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Maduro promises to investigate Chavez ‘assassination’

A TV frame grab from Venezuelan Vice President Nicolas Maduro's announcement of Chavez's death. (AP Photo/Telesur)

Venezuelan President Hugo Chavez had been fighting cancer for two years when he died this afternoon at age 58, but some Venezuelans -- including new President Nicolas Maduro -- are convinced foul play is to blame.

Maduro promised on state television that a "scientific commission" would look into Chavez's death and the possibility that his "historical enemies" had somehow induced his disease, reported El Diario. On social media and in several news outs, that "historical enemy" was interpreted as the United States.

"There have been historical cases, too many historical cases" of such clandestine assassinations, Maduro said, invoking the conspiracy theories around the death of Palestinian leader Yasser Arafat.

Chavez made similar allegations against the U.S. government in 2005.

"If they kill me, the name of the person responsible is George Bush," he said.

The State Department has forcefully disavowed the accusations against the U.S. in general, and against two officials who were expelled from Venezuela for espionage earlier this afternoon.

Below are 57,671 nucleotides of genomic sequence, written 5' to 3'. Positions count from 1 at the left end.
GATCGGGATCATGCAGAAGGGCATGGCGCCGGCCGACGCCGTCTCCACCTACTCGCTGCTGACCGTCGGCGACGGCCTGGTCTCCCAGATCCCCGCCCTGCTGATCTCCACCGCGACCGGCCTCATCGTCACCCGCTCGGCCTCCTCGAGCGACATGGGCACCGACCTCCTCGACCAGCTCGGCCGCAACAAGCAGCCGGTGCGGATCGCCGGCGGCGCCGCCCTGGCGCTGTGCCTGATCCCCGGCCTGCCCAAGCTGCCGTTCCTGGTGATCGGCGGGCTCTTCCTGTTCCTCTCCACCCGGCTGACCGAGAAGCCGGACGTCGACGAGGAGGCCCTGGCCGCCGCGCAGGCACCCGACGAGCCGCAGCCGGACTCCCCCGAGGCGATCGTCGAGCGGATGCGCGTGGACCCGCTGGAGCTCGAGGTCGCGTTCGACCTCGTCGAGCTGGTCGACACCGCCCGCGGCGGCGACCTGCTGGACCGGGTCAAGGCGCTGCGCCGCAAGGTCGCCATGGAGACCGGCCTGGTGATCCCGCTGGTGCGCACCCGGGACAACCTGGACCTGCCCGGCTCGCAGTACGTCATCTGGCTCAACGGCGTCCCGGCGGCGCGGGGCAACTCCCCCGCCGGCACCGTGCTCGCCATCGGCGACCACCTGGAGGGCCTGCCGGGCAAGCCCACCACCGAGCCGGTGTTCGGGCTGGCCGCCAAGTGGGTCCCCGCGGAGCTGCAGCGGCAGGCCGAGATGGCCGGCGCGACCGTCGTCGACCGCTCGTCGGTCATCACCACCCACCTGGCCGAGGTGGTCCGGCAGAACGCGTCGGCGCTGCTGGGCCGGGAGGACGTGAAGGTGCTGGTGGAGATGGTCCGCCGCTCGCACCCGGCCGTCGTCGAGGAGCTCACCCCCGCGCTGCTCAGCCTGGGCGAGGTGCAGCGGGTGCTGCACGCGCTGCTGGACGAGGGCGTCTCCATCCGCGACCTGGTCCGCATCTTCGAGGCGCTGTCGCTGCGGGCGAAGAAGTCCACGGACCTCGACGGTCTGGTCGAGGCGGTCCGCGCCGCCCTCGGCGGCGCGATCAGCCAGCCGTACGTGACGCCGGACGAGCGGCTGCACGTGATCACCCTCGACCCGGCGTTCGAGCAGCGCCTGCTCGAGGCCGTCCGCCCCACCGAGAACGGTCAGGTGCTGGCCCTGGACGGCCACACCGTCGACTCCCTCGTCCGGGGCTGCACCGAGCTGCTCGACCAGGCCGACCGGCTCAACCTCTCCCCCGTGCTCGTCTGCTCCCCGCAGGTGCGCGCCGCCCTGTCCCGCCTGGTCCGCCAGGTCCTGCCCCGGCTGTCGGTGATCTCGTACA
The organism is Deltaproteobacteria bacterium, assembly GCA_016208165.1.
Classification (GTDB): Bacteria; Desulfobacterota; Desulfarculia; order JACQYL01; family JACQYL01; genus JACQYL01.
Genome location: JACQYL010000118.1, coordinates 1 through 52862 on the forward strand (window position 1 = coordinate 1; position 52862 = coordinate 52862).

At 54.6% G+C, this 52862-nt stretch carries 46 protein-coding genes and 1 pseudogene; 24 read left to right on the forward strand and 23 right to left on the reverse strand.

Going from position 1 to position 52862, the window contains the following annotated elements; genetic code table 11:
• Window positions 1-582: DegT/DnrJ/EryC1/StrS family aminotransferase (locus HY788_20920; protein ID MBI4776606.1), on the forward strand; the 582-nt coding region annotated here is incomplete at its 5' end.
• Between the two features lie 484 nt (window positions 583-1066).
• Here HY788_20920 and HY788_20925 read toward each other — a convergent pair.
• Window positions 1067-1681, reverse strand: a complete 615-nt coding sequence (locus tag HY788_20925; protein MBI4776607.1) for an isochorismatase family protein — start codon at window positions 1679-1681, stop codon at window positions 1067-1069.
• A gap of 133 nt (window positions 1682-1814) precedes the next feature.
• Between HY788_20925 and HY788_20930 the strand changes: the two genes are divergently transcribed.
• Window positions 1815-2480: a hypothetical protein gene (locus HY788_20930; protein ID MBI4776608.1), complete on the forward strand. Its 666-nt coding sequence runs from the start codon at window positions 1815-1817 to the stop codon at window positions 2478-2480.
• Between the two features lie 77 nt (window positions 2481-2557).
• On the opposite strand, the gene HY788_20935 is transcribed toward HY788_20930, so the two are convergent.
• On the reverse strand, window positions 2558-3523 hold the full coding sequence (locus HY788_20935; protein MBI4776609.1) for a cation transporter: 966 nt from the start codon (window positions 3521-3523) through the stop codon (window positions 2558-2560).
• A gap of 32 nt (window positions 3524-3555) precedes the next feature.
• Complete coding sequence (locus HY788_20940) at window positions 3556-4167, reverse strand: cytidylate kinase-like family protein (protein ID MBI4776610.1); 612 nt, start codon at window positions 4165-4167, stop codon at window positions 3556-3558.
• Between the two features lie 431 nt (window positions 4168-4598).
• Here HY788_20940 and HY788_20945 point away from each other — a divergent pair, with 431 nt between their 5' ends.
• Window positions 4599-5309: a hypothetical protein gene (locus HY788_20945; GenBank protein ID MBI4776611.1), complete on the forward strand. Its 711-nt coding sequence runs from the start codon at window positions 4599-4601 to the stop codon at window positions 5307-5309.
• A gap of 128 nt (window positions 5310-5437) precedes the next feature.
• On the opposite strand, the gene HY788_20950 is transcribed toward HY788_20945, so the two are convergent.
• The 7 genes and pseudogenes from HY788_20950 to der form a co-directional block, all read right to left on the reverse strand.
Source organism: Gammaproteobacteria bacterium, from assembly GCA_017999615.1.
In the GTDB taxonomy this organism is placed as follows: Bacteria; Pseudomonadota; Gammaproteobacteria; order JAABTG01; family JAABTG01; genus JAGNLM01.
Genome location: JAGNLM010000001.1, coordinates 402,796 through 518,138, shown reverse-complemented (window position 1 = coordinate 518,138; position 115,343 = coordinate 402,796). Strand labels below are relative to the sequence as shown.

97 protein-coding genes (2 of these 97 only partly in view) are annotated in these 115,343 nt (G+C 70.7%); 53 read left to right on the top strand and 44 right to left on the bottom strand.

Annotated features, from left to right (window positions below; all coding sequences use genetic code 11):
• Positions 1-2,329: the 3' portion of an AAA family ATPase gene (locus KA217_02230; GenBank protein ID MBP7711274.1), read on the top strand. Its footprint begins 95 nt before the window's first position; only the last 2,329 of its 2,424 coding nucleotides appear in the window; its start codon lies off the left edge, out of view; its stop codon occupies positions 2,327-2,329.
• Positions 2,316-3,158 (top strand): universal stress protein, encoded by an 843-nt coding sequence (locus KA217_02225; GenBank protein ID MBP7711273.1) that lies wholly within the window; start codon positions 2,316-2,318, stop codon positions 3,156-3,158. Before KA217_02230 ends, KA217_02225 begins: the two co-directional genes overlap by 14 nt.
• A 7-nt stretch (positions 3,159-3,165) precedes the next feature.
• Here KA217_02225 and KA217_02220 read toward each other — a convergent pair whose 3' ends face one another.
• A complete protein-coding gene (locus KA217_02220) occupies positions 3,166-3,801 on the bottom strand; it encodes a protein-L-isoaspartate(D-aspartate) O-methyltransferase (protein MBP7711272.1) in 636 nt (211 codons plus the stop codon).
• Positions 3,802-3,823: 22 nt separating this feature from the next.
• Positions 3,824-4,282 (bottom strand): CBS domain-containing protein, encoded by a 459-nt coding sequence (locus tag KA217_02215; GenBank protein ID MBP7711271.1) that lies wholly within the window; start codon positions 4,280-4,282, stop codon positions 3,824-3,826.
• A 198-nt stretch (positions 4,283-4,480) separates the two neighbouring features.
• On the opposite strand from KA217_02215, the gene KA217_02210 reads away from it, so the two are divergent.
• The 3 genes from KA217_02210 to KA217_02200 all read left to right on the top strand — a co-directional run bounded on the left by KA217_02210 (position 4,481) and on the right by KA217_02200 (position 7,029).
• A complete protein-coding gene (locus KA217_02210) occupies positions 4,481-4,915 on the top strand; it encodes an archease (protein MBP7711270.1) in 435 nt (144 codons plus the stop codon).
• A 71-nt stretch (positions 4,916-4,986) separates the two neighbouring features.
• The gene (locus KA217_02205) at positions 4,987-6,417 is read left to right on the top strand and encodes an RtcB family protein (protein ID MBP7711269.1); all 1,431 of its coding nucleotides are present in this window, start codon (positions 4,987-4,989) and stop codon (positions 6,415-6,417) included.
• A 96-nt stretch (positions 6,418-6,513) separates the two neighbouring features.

"An assertion that the United States was somehow involved in causing President Chavez's illness is absurd, and we definitely reject it," State Department spokesman Patrick Ventrell said. "The United States has options of reciprocal action available to it under the Vienna Convention on Diplomatic Relations."

The theory does not seem to be gaining much ground in Venezuelan Twitter circles, either.

"These people promote the crazy thesis of Chavez's assassination!" wrote one man. "Since it's not epic that the guy died in his bed."

"Yes, the U.S. caused Chavez's cancer, the Russian meteor, the bird flu, and the sinking of the Titanic," wrote another in Chile.

Maduro's allegations have, however, received a boost from Eva Golinger, the prominent Venezuelan lawyer and editor who, in an interview with Russia Today, claimed that there was concrete evidence for Chavez's assassination. Videos and articles of that interview -- like this one, from Venezuela's -- have been widely circulated on Twitter.

"There is evidence that 70 years ago they tried to assassinate then Cuban President Fidel Castro with radiation, in addition to other methods," Golinger said in an interview. "We can only imagine the weapons capacity the U.S. possesses today."

See TIMELINE: The life and rule of Hugo Chavez

HUGO CHAVEZ, in photos

Caitlin Dewey is The Post’s digital culture critic. Follow her on Twitter @caitlindewey or subscribe to her daily newsletter on all things Internet. (



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Caitlin Dewey · March 5, 2013

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